I immediately snatched up Toivo's engine and installed it in the bike. The engine was punched to 750cc with Mega cams, special valves, springs, long intake tracks and welded crank. I was taken by surprise by the power of this motor. In my first race I dropped the clutch and inadvertently pulled the wheel, eventually fighting it down by the first corner, Wow! My motocross experience had taught me quick clutch starts and I soon mastered this brute of a Yamaha. Blasting it off the line, usually running with the top 5 or better through the first corner, I gained many valuable positions; which I needed by race end. Period II vintage machines typically offer the rider big power with high top speeds. After all the mods are done to maximize these two factors, we then have to find a way to stop the machine as quickly as it goes. This is not so easy a task for vintage bikes, especially if you run in both the Canadian VRRA and the USA AHRMA series where brake regulations can differ between classes, in particular 750 sportsman class. Prior to my first race at Daytona I was advised to change the gearing on my XS1 for the highest top speed possible. After changing some cogs around, my rear chain ended up nearly parallel, it was geared so high! We calculated it was possible for my Yammy to hit 140 MPH in top gear at 7,500 RPM! My first time out in practice on my XS1 the "Britten" scared the crap out of me when it went by me on the back strait at 205 MPH (confirmed via radar gun by Jamie Broad VRRA). You are warned to keep one bike's width space between you and the wall for such instances! In my first race on the Yamaha I actually hit 8,500 RPM in top gear on the Daytona back strait; with approximately 500RPM of clutch slip when hitting the bumps. I don't know how fast I was going. I knew it was bloody fast. Everything was a blur with the vibration but the engine stayed together and I ended up 10th in my first race at Daytona. Bitten by the Daytona bug, the following year it was now time to roll out my Honda RC51. Yes you can run a modern four stroke twin in Vintage BOTT, F1 class in the AHRMA series.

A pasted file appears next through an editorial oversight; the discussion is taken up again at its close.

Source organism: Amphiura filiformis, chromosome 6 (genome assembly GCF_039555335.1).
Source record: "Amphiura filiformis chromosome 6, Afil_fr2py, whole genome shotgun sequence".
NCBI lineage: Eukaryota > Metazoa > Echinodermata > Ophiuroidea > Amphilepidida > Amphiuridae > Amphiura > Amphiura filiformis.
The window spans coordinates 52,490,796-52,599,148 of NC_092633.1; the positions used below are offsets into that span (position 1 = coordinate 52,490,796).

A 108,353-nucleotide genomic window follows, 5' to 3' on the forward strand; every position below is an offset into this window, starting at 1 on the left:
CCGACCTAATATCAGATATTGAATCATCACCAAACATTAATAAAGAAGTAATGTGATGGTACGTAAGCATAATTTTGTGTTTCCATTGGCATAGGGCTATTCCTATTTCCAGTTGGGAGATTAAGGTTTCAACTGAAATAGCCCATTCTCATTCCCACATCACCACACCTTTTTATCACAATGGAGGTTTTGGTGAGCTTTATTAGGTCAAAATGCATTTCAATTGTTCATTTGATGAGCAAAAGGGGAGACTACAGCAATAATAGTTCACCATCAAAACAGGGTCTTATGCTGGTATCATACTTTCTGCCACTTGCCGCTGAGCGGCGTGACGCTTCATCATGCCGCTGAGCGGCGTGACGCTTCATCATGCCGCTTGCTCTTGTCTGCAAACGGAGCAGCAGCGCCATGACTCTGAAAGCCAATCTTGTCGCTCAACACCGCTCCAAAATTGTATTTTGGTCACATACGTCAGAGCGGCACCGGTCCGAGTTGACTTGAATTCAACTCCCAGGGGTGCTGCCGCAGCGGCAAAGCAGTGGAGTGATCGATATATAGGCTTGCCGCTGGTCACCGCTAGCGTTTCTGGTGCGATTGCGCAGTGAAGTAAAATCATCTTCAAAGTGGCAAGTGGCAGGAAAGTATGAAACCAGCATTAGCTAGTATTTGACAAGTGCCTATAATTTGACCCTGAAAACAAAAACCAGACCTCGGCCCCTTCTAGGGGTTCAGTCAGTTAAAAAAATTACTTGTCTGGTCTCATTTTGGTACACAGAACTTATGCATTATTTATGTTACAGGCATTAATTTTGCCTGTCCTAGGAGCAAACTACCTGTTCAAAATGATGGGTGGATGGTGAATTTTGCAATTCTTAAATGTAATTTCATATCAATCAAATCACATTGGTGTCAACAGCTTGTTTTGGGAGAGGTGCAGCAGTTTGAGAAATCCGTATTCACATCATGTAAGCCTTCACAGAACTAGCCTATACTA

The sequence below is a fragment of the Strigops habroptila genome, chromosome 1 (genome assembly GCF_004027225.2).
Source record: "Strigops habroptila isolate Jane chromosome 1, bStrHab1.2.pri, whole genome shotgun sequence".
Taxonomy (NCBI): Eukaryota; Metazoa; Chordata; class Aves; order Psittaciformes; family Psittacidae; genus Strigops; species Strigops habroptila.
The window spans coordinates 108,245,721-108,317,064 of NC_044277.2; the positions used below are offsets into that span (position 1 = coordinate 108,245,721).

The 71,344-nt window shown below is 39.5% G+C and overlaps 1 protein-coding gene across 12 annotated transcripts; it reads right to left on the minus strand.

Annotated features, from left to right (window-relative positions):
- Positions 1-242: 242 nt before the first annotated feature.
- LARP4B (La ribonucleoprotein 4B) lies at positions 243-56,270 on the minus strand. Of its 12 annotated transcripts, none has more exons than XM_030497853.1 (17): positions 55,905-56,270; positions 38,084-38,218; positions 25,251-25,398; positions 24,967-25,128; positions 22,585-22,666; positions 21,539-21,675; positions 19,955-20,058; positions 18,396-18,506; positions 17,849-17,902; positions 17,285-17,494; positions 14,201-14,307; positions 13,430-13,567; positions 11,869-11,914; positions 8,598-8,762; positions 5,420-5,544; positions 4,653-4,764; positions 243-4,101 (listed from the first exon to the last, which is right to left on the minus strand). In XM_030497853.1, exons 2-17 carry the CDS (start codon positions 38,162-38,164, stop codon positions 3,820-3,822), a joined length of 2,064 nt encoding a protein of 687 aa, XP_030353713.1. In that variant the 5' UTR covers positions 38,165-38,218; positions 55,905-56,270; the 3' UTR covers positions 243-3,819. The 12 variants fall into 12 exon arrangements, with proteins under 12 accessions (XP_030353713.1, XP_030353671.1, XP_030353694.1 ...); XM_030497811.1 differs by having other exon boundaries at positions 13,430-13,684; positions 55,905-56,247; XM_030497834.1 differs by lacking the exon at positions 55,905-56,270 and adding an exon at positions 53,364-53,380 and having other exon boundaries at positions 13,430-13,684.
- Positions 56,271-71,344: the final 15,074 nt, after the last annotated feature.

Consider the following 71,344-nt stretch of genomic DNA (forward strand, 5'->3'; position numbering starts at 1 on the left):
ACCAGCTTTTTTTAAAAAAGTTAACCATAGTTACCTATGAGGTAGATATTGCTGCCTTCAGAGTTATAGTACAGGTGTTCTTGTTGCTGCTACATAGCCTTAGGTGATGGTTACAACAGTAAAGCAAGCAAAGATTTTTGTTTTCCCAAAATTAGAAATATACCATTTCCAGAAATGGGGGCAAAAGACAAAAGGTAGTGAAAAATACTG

I had installed a race kit on the RC51 and performed some minor performance mods which still allowed me to ride it on the street.